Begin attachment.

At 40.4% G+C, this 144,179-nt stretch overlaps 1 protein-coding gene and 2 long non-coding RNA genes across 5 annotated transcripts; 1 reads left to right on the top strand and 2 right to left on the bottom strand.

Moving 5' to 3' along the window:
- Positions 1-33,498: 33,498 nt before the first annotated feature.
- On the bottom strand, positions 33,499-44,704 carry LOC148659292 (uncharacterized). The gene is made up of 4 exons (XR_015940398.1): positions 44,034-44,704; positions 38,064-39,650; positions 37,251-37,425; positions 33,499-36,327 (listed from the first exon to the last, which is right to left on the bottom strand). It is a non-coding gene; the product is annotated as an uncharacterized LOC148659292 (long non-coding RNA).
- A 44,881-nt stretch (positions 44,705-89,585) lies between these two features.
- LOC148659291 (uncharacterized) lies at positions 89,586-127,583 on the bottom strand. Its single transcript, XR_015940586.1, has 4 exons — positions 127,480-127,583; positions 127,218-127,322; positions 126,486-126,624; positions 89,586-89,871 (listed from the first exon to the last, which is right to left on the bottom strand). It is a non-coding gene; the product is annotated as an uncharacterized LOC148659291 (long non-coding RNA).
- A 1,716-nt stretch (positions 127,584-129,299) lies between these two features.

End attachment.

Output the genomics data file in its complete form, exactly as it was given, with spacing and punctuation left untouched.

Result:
At 40.4% G+C, this 144,179-nt stretch overlaps 1 protein-coding gene and 2 long non-coding RNA genes across 5 annotated transcripts; 1 reads left to right on the top strand and 2 right to left on the bottom strand.

Moving 5' to 3' along the window:
- Positions 1-33,498: 33,498 nt before the first annotated feature.
- On the bottom strand, positions 33,499-44,704 carry LOC148659292 (uncharacterized). The gene is made up of 4 exons (XR_015940398.1): positions 44,034-44,704; positions 38,064-39,650; positions 37,251-37,425; positions 33,499-36,327 (listed from the first exon to the last, which is right to left on the bottom strand). It is a non-coding gene; the product is annotated as an uncharacterized LOC148659292 (long non-coding RNA).
- A 44,881-nt stretch (positions 44,705-89,585) lies between these two features.
- LOC148659291 (uncharacterized) lies at positions 89,586-127,583 on the bottom strand. Its single transcript, XR_015940586.1, has 4 exons — positions 127,480-127,583; positions 127,218-127,322; positions 126,486-126,624; positions 89,586-89,871 (listed from the first exon to the last, which is right to left on the bottom strand). It is a non-coding gene; the product is annotated as an uncharacterized LOC148659291 (long non-coding RNA).
- A 1,716-nt stretch (positions 127,584-129,299) lies between these two features.